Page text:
A fresco of The Last Supper is painted above an archway, through which two chapels can be found. The chapel on the left has a fresco of Noah’s Ark, which is considered one of the best in the entire church. Painted by Aurelio Luini, Bernardino Luini’s son, this painting is packed with details. Look closely, and you’ll spot a pair of unicorns on their way into the ark!
Wall paintings aside, the Hall of Nuns also houses another fascinating artefact. This is the home of the oldest organ in the city. Dating back to 1554, it was built by Gian Giacomo Antegnati and the case decorated by Francesco and Girolamo de’ Medici da Seregno. Astonishingly, it still works to this day!
Parts of Monastero Maggiore have now been converted into Museo Archeologico (The Archaeological Museum). Featuring a variety of exhibitions from ancient Milan, including intricate mosaics, this is a great place to carry on exploring the history of this great city.
Head to the octagonal tower, and you’ll find exhibitions from the Early Middle Ages and the Etruscan era, along with Greek antiquities. You can also stroll the grounds and uncover even more hidden gems, such as the polygonal tower, which houses 13th and 14th-century frescoes of St. Francis.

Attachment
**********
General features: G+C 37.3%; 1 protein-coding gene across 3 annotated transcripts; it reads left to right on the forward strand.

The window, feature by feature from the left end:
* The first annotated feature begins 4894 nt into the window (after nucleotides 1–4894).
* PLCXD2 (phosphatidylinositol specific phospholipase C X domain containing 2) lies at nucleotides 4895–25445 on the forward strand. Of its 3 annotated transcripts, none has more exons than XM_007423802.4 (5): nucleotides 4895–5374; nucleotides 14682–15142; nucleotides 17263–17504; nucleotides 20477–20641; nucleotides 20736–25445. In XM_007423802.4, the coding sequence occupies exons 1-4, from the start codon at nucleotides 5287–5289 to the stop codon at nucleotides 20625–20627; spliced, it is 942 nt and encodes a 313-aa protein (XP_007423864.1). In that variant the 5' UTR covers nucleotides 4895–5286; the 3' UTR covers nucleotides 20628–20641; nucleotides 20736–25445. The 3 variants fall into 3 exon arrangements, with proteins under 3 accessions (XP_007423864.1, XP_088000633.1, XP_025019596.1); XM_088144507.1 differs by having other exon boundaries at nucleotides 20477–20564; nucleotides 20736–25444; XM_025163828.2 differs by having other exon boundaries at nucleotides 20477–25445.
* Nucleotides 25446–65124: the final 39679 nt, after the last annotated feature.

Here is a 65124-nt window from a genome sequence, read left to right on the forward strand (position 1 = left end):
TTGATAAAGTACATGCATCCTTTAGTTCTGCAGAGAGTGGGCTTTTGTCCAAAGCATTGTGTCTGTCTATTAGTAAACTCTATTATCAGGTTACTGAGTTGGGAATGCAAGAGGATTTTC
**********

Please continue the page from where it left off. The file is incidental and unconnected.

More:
Cross the street, and here lies another Milanese landmark. Palazzo Litta is a baroque palace that has played host to some of the city’s most notable parties, entertaining royals from all corners of Europe. Now a cultural centre, it was initially built by Francesco Maria Richini between 1642 and 1648 for Count Bartolomeo Arese.
We’d recommend visiting Palazzo Litta while exploring San Maurizio al Monastero Maggiore, as it’s an exquisite example of Baroque architecture and features a beautiful courtyard too.
Restaurants, bars and shops near San Maurizio al Monastero Maggiore
It’s always a good idea to research where to eat before you travel, wherever the destination. If you’re thinking you’ll need a bite to eat after visiting San Maurizio al Monastero Maggiore, here are our top choices:
- La Brisa – Literally around the corner from San Maurizio al Monastero Maggiore lies La Brisa. The setting for a magical evening, dine on the terrace or in the walled garden surrounded by lime trees for a night you won’t forget. The menu is just as elegant as the surroundings, with carefully crafted dishes including the favourite Iberian crispy pork
- Aimo e Nadia BistRo – For a traditional Milanese meal that’s beautifully simplistic, check out the Aimo e Nadia BistRo. A more laid-back version of the renowned double Michelin-starred Il Luogo di Aimo e Nadia, this restaurant is just over a 10-minute walk from San Maurizio church